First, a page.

Applications for US jobless aid remain low at 276,000
WASHINGTON (AP) — Fewer Americans sought unemployment benefits last week, a sign that job cuts remain low as employers are confident enough in the business outlook to hold onto their staffs.
The Labor Department says applications for unemployment aid dropped 8,000 to a seasonally adjusted 276,000. The four-week average, a less volatile figure, ticked up 2,750 to 274,750.
Applications have been below 300,000, a historically low level, for 13 weeks.
Applications are a proxy for layoffs. The small number of people seeking benefits indicates that Americans are enjoying solid job security.
US productivity fell in first quarter while labor costs up
WASHINGTON (AP) — U.S. worker productivity declined more sharply in the first three months of the year than previously thought while labor costs rose more quickly.
Productivity fell at a 3.1 percent rate in the first quarter, a bigger drop than the 1.9 percent decline estimated a month ago, the Labor Department reported Thursday. Labor costs rose at a 6.7 percent rate in the first quarter, faster than 5 percent rise first estimated.
Average US rate on 30-year mortgage stays at 3.87 percent
WASHINGTON (AP) — Average long-term U.S. mortgage rates were flat to slightly lower this week, remaining near their highest levels so far this year.
Mortgage giant Freddie Mac said Thursday the average rate on a 30-year fixed-rate mortgage was unchanged from a week earlier at 3.87 percent. The rate on 15-year fixed-rate mortgages slipped to 3.08 percent from 3.11 percent.
Despite their climb in recent weeks during the height of the spring home buying season, mortgage rates remain low by historic standards. A year ago, the average 30-year rate was 4.14 percent and the 15-year was 3.23 percent.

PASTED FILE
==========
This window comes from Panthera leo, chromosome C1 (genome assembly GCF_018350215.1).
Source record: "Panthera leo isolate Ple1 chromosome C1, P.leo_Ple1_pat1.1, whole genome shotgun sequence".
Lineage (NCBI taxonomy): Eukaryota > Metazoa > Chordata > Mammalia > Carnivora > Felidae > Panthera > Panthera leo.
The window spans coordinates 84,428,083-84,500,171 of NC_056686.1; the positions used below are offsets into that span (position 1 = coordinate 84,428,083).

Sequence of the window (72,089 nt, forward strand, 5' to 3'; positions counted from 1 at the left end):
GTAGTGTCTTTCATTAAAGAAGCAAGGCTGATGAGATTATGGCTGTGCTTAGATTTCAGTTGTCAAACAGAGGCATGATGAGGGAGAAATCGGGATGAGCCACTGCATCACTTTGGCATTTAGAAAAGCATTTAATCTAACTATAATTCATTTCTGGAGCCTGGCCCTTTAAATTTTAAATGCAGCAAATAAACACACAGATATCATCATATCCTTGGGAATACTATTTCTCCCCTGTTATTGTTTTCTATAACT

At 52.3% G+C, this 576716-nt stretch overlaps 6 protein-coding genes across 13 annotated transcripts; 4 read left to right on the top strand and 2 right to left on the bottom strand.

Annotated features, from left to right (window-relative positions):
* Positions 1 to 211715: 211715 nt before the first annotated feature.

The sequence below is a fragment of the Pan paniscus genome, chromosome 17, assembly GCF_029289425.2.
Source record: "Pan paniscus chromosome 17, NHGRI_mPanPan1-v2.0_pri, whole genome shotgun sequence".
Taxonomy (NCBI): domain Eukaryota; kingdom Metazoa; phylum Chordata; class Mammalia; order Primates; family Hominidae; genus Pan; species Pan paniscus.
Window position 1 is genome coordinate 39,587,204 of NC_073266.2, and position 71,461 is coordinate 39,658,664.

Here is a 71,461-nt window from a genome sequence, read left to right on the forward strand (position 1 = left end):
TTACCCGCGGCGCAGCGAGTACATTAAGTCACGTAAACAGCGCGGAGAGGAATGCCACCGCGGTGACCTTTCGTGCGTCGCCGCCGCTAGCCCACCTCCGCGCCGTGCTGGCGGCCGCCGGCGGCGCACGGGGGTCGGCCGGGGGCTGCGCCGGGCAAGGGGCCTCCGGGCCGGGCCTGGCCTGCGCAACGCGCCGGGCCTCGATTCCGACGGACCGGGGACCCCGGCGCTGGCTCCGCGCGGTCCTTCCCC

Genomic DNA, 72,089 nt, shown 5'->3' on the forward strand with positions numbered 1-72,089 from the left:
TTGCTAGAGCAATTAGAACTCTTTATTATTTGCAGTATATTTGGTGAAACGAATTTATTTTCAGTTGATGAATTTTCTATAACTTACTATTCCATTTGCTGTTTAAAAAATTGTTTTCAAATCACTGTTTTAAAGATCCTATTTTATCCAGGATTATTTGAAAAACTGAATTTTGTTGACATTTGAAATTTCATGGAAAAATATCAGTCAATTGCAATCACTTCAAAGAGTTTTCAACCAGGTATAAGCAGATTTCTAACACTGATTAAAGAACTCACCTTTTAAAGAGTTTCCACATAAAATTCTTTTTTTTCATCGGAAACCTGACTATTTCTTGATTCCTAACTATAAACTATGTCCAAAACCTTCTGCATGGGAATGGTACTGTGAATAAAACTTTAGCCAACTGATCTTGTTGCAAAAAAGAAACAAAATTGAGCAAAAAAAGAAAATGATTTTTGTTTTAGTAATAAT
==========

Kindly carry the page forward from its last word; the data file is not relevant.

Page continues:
OPEC ministers will likely keep output target on hold
VIENNA (AP) — The price of crude remains too low for most OPEC member nations. But with the 12-nation cartel's control of supply and demand slipping, its oil ministers may have little choice this week but to sit back and do nothing.
Ministers of the Organization of the Petroleum Exporting Countries meet in Vienna Friday against a backdrop of oil prices that are off the lows of January — but still nearly 50 percent less than peaks of $115 a barrel a year ago for some grades.
Past OPEC solutions were simple — cut production and drive prices upward.
US regulators warn: Ads for reverse mortgages can mislead
WASHINGTON (AP) — We've seen the TV ad pitches from celebrities like "The Fonz" Henry Winkler and actor and ex-senator Fred Thompson, touting the benefits of reverse mortgages for older homeowners.
Now U.S. regulators are warning: Don't be fooled. Many ads don't tell the whole story about reverse mortgages.
The Consumer Financial Protection Bureau said Thursday that a study it conducted with older homeowners found they were given the false impression by the ads that reverse mortgages are a government benefit and ensure consumers can stay in their homes for the rest of their lives.
EPA: No widespread harm to drinking water from fracking
WASHINGTON (AP) — Hydraulic fracturing to drill for oil and natural gas has not caused widespread harm to drinking water in the United States, the Environmental Protection Agency said Thursday in a report that also warned of potential contamination of water supplies if safeguards are not maintained.
A draft study issued by the agency found specific instances where poorly constructed drilling wells or improper wastewater management affected drinking water, but said the number of cases was small compared to the large number of wells that use hydraulic fracturing, better known as fracking.
By The Associated Press=
The Dow Jones industrial average fell 170.69 points, or 0.9 percent, to 17,905.58. The Standard & Poor's 500 index lost 18.23 points, or 0.9 percent, to finish at 2,095.84. The Nasdaq composite lost 40.11 points, or 0.8 percent, to 5,059.12.
Benchmark U.S. crude fell $1.64 to close at $58.00 a barrel in New York. Brent crude, a benchmark for international oil used by many U.S. refineries, fell $1.77 to close at $62.03 in London. Wholesale gasoline fell 6.4 cents to close at $1.981 a gallon. Heating oil fell 4.8 cents to close at $1.844 a gallon. Natural gas fell 0.8 cents to close at $2.626 per 1,000 cubic feet.